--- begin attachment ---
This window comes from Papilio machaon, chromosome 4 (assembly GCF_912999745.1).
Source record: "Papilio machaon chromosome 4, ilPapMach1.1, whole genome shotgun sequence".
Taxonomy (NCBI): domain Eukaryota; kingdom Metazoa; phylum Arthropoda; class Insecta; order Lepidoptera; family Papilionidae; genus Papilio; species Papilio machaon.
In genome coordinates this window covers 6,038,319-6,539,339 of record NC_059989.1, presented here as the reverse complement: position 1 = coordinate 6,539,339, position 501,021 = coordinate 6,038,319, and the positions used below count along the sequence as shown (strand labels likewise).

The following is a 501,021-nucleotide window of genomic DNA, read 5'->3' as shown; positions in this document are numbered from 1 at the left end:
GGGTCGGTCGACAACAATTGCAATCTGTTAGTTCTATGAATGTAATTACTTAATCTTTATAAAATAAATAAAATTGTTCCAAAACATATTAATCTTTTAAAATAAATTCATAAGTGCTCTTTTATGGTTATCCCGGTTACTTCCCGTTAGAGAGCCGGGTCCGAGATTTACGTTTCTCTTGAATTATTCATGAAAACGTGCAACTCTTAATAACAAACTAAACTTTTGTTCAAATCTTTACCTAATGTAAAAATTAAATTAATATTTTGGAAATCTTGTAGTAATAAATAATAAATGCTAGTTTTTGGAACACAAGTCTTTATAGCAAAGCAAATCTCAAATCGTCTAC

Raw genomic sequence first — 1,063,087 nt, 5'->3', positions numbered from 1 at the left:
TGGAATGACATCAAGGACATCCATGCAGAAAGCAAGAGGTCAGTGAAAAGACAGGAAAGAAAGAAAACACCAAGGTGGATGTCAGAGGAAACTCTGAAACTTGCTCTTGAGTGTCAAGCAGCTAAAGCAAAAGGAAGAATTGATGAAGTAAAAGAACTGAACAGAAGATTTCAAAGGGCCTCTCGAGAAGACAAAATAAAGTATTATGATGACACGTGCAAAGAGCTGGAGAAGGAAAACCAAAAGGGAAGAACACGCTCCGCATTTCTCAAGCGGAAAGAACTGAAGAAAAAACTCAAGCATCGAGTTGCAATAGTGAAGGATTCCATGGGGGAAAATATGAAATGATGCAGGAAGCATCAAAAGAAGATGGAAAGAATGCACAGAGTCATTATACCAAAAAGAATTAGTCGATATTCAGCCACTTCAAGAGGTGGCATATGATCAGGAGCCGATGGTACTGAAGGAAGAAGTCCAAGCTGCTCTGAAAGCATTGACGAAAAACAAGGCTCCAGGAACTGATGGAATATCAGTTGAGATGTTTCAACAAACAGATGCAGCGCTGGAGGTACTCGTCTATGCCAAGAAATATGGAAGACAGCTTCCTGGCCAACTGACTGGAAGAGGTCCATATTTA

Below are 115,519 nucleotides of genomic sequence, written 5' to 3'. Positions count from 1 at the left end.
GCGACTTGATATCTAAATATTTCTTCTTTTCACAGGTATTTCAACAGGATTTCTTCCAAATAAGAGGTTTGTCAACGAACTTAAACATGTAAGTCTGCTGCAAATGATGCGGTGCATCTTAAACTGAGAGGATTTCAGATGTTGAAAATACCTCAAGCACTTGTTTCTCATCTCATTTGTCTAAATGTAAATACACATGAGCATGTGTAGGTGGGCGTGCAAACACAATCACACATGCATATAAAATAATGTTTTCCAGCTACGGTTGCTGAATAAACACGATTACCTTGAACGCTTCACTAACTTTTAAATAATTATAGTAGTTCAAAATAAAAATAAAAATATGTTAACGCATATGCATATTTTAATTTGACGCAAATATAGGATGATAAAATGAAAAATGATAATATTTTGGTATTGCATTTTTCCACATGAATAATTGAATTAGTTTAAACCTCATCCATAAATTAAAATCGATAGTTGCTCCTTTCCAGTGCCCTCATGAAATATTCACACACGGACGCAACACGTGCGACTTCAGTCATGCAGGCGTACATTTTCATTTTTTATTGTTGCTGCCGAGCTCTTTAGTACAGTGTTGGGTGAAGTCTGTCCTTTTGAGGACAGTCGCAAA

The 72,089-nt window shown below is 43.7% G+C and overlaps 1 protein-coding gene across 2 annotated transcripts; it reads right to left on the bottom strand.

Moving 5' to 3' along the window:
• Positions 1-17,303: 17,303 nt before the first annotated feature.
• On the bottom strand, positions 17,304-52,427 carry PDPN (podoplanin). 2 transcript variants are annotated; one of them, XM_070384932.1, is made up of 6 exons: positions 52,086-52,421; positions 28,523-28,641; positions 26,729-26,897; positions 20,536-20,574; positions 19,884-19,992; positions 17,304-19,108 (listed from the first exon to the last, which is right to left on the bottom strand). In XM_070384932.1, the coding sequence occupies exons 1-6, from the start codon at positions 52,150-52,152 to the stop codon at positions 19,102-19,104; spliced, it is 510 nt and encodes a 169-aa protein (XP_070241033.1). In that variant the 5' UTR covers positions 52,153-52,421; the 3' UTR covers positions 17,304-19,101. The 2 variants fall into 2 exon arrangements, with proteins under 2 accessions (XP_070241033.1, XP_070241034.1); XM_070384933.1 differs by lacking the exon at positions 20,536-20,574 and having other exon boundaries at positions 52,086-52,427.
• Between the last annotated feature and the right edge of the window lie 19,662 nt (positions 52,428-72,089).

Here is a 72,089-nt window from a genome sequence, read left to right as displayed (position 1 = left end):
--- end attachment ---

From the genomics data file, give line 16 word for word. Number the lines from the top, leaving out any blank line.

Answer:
Here is a 72,089-nt window from a genome sequence, read left to right as displayed (position 1 = left end):